Rome, c. 290 Marble
67 x 220 x 19 cm
Vatican, Pio Cristiano Museum
The main theme is the Jonah trilogy, flanked by maritime and bucolic scenes: to the left, two fishermen holding a basket with fish; to the right, an angler with a boy and a great heron. The Jonah cycle begins at the left with a sailing boat below a bust of Sol (with crown of rays) and a Wind personification blowing a horn (lost). One member of the three-man crew throws the naked Jonah into the sea, where the ketos is ready to swallow him. In the next scene, Jonah cast up, the monster is repeated, so that the curving bodies and tails form an ornamental center for the relief. Above is a small abbreviated scene: Noah, in a rare profile view, in the ark with the dove approaching, and, to the right, in larger scale, Jonah under the gourd vine, resting in the typical pose of Endymion or Dionysus. To the right is the bucolic scene of a herdsman with sheep and a hut. The water and shore are alive with small creatures-fish, a crab, a snail, a lizard. An analogous Jonah cycle exists on the child sarcophagus in Copenhagen, which, better preserved, affords criteria for analysis of style and accuracy of restoration.
On either side of the sail are abbreviated biblical scenes on a ledge: Christ raising Lazarus (John 11) in the presence of both sisters and two male witnesses, the tomb aedicula balancing the but at the right. This scene is one of the earliest representations of its theme on sarcophagi, as is the next scene, Moses Striking the Rock (Exodus 17: 6), with three Israelites drinking. The scene to the right of the tree is unique and controversial, perhaps representing Moses attacked by the people who "murmur for water" (Exodus 17: 3; Numbers 20: 2-5) or by the men of Korah (Numbers 16: 1-2). Style and technique are of excellent quality. The relief is not very high, the drill is rarely used, and most work is chiseled. The composition shows the tendency of marked corner scenes and a distinct center and is at the same time a preliminary step to the two-zone sarcophagi. Noteworthy is the fusion of biblical stories and profane genre subjects. An example of bucolic and maritime genre in profane art is the fountain-sculpture in Rome at the Villa Borghese, probably of the third century. The Jonah story is frequent in funerary art beginning in the third century, mostly as a trilogy. Its Christian significance is rooted in Matthew 12: 39-40, where Jesus relates the Jonah story to his own death and Resurrection. The Water Miracle of Moses owes its frequency to its baptismal connotation.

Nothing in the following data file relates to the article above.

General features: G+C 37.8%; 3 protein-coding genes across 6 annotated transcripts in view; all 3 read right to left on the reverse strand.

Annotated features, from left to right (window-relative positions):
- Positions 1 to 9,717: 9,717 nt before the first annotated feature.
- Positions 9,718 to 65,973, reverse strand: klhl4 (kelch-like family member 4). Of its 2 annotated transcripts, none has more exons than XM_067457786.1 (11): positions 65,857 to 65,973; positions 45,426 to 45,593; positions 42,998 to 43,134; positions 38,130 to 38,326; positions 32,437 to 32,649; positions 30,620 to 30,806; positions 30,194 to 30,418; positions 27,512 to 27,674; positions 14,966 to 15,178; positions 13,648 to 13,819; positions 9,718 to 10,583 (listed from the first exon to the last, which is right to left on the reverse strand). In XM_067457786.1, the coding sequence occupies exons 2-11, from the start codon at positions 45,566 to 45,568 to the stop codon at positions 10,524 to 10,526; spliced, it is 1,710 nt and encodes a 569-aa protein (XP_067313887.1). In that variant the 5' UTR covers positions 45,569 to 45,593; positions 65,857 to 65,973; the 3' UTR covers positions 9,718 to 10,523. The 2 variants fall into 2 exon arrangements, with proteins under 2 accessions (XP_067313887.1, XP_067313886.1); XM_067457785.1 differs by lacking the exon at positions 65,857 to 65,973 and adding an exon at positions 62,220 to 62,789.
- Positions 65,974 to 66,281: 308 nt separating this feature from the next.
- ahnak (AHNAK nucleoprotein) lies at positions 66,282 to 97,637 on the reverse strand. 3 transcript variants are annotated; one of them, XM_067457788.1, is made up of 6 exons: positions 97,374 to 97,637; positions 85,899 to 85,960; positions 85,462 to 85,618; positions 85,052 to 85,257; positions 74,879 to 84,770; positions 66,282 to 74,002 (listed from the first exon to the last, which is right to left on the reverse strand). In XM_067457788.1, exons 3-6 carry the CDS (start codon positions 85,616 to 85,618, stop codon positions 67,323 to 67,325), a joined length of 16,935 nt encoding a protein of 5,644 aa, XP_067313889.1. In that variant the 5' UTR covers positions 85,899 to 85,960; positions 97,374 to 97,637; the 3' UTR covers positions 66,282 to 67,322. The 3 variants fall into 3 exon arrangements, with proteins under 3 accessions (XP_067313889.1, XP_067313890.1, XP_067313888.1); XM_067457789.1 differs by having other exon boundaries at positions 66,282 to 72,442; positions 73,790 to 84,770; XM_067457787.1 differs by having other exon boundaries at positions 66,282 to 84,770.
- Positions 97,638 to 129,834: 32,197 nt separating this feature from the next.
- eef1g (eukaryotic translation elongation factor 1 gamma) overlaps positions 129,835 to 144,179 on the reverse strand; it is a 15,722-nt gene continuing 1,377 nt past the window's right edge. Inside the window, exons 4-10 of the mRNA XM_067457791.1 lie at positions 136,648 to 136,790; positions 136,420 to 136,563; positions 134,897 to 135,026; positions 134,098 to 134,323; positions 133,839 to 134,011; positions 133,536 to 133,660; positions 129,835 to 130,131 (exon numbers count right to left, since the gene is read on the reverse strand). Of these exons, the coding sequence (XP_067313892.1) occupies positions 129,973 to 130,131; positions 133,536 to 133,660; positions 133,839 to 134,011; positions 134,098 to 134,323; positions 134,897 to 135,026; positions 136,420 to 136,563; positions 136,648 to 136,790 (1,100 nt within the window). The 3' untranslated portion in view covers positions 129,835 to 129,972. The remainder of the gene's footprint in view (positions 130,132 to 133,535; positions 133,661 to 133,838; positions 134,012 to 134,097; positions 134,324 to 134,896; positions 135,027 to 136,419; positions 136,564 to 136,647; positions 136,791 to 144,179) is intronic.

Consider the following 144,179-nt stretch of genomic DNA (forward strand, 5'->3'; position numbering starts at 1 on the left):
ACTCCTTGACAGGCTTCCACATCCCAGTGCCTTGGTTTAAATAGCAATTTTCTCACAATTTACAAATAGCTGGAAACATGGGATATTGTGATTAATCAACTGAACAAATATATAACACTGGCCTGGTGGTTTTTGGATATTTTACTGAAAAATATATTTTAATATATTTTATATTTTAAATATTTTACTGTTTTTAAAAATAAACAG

Found in the sixteenth century in Vatican territory, the sarcophagus was brought to the Medici Gardens on the Pincian Hill to be used as a fountain.